Study selection

The flow chart shows the studies selected (Figure 1); 454 studies were reviewed through our selection process for RCTs. Exclusions were: (i) letters, editorials, reviews and retrospective studies (375 studies); (ii) expanded-access studies with no control arm and early-phase I/II or non-RCTs (54 studies); and (iii) studies with no adequate control arm (13 studies). Twelve trials met the criteria for inclusion in the meta-analysis (randomized phase II/III trials with anti-PD1/PD-L1 monotherapy and a control arm that did not contain immunotherapeutic agents).

Flow diagram of the systematic review.

Figure 1: Flow diagram of the systematic review.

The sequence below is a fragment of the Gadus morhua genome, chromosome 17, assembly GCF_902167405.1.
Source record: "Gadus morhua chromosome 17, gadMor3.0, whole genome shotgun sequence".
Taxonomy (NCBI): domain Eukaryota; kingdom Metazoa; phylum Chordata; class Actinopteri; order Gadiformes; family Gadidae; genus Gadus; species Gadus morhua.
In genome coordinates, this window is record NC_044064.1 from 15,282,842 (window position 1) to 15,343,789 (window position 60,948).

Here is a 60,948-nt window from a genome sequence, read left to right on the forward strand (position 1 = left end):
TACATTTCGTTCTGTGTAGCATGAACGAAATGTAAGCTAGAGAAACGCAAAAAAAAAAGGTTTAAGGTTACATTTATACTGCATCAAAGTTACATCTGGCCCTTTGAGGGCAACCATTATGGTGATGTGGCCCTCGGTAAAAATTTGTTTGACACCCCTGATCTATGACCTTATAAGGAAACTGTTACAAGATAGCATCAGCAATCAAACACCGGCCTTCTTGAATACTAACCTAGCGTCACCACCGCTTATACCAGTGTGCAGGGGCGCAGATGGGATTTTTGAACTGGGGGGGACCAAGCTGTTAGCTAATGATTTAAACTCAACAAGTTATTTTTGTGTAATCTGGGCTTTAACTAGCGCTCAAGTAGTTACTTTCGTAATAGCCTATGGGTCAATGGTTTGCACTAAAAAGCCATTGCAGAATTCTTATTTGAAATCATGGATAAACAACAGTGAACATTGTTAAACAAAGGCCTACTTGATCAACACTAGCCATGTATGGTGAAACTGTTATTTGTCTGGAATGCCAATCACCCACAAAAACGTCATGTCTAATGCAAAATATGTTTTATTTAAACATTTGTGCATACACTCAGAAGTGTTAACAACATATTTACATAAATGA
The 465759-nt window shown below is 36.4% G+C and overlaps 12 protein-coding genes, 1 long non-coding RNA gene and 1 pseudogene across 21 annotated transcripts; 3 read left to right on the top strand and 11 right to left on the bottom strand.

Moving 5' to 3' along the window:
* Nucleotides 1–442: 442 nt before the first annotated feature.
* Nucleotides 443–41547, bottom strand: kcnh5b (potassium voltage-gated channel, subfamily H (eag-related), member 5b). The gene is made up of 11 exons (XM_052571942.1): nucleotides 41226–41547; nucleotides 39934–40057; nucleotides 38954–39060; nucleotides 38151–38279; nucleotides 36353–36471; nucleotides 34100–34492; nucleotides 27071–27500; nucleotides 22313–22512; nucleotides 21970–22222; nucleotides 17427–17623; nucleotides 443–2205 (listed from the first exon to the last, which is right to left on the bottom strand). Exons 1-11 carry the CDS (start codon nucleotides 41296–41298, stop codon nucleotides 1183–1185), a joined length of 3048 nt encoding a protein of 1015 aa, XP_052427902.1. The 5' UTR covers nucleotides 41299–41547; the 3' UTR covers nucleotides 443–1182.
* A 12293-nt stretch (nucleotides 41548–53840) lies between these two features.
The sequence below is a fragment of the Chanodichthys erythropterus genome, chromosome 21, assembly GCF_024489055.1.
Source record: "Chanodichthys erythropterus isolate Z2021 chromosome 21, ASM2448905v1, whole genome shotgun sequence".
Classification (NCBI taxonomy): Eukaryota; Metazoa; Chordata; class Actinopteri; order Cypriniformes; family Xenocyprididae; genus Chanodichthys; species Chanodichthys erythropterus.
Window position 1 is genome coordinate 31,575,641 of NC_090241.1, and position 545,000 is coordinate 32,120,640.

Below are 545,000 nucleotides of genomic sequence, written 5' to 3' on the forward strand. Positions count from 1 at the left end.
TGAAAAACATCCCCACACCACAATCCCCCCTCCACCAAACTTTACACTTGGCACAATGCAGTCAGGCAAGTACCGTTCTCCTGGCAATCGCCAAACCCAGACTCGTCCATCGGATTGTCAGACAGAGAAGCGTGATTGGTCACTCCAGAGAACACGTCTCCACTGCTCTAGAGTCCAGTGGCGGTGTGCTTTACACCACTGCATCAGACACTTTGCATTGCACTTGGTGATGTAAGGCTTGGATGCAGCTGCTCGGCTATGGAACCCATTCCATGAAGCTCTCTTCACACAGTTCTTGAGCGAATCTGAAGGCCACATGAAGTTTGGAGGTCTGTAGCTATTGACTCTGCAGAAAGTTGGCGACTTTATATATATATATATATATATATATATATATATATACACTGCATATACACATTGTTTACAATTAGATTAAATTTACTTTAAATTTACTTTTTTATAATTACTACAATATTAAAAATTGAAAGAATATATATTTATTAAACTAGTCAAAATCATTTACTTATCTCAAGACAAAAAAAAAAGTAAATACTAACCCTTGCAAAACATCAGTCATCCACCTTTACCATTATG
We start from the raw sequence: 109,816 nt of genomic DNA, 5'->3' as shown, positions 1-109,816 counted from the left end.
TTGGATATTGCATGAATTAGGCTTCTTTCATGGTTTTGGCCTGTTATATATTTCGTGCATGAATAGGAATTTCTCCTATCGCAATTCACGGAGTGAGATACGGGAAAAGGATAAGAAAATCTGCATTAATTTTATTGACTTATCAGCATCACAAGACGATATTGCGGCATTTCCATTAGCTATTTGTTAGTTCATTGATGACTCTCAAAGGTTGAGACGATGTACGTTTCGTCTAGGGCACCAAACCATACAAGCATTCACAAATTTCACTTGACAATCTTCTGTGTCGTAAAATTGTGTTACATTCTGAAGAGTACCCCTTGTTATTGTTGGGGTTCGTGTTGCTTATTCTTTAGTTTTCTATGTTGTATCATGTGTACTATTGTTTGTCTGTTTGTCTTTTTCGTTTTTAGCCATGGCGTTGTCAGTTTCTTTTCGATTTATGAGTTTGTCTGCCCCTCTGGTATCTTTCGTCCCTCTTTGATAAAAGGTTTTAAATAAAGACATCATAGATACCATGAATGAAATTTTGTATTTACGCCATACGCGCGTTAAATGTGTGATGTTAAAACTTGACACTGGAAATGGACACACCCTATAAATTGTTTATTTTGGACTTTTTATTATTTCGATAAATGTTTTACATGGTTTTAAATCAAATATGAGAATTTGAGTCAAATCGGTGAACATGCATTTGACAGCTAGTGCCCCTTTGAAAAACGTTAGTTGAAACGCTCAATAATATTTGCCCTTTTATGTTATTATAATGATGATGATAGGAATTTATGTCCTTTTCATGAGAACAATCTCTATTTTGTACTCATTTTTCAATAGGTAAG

Baseline characteristics of each trial are presented in Table 1 [810, 15, 16, 2127]. Six trials were performed in patients with non-small cell lung cancer, three in melanoma, one in renal cell carcinoma, one in squamous cell cancer of the head and neck, and one in urothelial carcinoma. Two studies were performed in the first-line setting [23, 25], while the remainder assessed subsequent treatment lines. All studies had two treatment arms but two (both with three arms). Two studies had selected populations according to PD-L1 expression on tumor cells (one with at least 1% of expressing tumor cells and the other with at least 50%). A total of 6938 patients were available for the meta-analysis, specifically 6700 patients with measurable disease: 3451 patients were assigned to anti-PD1/PD-L1 mAbs arms (nivolumab 1407, pembrolizumab 1475, atezolizumab 569, durvalumab 0, avelumab 0), and 3249 were assigned to SOC arms (chemotherapy 2823, targeted therapy 426 [including everolimus 411 and cetuximab 15]). Three of these studies presented incomplete information on response rates (without distinguishing among CR, PR or SD rates); the response proportions were reviewed to address this issue [10, 24, 25]. Only solid tumors were included. ORR was a co-primary end point for efficacy in only one of these studies, in addition to overall survival [22]; it was evaluated by RECIST v1.1 criteria in all of them. Five studies were centrally assessed [9, 22, 24, 25, 27], while seven were assessed by the investigator [8, 10, 15, 16, 21, 23, 26]. All RCTs were sponsored by pharmaceutical companies.